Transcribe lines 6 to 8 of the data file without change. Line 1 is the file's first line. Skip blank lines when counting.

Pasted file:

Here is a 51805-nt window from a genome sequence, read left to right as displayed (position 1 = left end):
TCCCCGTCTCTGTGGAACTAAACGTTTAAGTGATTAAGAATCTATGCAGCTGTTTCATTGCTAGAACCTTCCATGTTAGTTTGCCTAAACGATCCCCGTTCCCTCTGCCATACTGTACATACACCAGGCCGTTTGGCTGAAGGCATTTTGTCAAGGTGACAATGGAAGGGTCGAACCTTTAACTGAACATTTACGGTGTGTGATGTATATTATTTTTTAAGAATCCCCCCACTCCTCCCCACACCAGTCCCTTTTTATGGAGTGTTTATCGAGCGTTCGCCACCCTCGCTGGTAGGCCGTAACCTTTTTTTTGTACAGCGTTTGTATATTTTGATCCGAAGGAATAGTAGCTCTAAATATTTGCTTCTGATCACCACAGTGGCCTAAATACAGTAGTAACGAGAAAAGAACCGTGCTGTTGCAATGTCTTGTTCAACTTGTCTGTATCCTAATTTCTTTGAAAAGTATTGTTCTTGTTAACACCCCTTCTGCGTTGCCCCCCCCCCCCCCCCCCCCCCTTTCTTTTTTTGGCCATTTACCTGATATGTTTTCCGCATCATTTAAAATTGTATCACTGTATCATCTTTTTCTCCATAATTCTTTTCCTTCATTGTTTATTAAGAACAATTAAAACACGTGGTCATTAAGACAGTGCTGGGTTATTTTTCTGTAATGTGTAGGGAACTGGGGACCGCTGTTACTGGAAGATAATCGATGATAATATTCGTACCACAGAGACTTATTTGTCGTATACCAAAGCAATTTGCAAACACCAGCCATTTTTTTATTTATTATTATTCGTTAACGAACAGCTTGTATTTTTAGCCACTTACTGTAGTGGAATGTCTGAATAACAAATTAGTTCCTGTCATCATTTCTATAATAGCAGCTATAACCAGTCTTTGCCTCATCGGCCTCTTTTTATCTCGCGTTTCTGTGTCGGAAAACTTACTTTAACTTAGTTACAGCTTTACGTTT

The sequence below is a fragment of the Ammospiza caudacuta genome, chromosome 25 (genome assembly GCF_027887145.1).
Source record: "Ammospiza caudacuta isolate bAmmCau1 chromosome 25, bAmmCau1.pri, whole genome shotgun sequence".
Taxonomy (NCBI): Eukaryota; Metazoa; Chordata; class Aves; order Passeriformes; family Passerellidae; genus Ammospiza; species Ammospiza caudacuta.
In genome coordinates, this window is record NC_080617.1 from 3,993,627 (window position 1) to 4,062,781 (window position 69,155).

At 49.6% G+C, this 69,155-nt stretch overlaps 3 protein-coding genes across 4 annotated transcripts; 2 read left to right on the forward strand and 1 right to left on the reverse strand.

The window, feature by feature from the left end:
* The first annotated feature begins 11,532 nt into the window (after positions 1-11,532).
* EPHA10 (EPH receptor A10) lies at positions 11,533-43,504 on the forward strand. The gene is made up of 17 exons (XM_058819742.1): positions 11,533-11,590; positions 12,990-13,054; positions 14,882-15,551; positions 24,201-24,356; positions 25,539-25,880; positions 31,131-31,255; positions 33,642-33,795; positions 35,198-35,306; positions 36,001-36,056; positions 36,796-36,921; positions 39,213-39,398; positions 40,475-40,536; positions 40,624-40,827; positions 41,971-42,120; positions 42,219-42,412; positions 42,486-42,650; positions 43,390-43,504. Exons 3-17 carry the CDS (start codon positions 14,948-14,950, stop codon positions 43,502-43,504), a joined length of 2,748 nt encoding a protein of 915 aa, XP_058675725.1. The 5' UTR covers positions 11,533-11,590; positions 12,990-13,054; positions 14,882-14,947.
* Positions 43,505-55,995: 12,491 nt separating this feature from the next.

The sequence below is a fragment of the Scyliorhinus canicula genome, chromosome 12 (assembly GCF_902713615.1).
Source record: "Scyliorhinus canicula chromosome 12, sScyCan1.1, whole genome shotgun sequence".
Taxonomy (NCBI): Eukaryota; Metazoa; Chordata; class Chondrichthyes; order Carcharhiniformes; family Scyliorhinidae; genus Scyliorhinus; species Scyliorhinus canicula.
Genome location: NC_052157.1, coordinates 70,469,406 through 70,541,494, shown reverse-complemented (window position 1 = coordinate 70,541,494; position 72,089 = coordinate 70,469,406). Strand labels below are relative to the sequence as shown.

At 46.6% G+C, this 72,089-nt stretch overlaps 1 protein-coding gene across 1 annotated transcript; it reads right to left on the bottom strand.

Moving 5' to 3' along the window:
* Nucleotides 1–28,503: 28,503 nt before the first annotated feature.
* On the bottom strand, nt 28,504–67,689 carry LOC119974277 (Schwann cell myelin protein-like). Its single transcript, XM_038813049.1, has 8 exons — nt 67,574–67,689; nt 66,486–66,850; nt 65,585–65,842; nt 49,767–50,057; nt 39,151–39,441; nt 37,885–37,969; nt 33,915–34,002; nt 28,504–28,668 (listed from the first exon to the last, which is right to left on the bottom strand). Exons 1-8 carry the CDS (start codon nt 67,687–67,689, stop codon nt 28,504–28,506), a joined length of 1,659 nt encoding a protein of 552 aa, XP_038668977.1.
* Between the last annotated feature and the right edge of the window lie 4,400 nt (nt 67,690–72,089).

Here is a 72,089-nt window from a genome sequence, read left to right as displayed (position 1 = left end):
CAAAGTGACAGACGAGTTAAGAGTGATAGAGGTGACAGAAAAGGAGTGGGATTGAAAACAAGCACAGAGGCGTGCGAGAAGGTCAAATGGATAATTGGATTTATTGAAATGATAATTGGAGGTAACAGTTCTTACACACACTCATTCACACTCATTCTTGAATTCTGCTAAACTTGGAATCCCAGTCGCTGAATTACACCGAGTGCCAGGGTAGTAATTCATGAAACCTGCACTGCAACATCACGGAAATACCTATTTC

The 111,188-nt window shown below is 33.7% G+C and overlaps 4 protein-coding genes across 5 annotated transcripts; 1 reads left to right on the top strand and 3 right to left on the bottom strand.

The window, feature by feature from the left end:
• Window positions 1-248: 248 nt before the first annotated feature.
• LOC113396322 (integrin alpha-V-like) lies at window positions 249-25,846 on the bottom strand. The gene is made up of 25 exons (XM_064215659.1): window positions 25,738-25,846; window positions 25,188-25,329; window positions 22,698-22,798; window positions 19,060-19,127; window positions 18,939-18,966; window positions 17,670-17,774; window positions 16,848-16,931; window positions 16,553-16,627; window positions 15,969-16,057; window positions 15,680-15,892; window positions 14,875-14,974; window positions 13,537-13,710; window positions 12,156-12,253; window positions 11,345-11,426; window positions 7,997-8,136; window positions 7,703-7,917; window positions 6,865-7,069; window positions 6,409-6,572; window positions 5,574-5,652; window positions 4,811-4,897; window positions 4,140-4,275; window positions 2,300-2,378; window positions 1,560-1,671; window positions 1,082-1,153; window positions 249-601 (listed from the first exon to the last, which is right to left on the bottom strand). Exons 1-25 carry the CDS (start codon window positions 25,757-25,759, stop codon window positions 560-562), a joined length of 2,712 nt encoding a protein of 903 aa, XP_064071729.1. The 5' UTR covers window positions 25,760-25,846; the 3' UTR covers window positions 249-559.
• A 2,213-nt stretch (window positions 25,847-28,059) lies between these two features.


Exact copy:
In genome coordinates, this window is record NC_080617.1 from 3,993,627 (window position 1) to 4,062,781 (window position 69,155).

At 49.6% G+C, this 69,155-nt stretch overlaps 3 protein-coding genes across 4 annotated transcripts; 2 read left to right on the forward strand and 1 right to left on the reverse strand.

The window, feature by feature from the left end: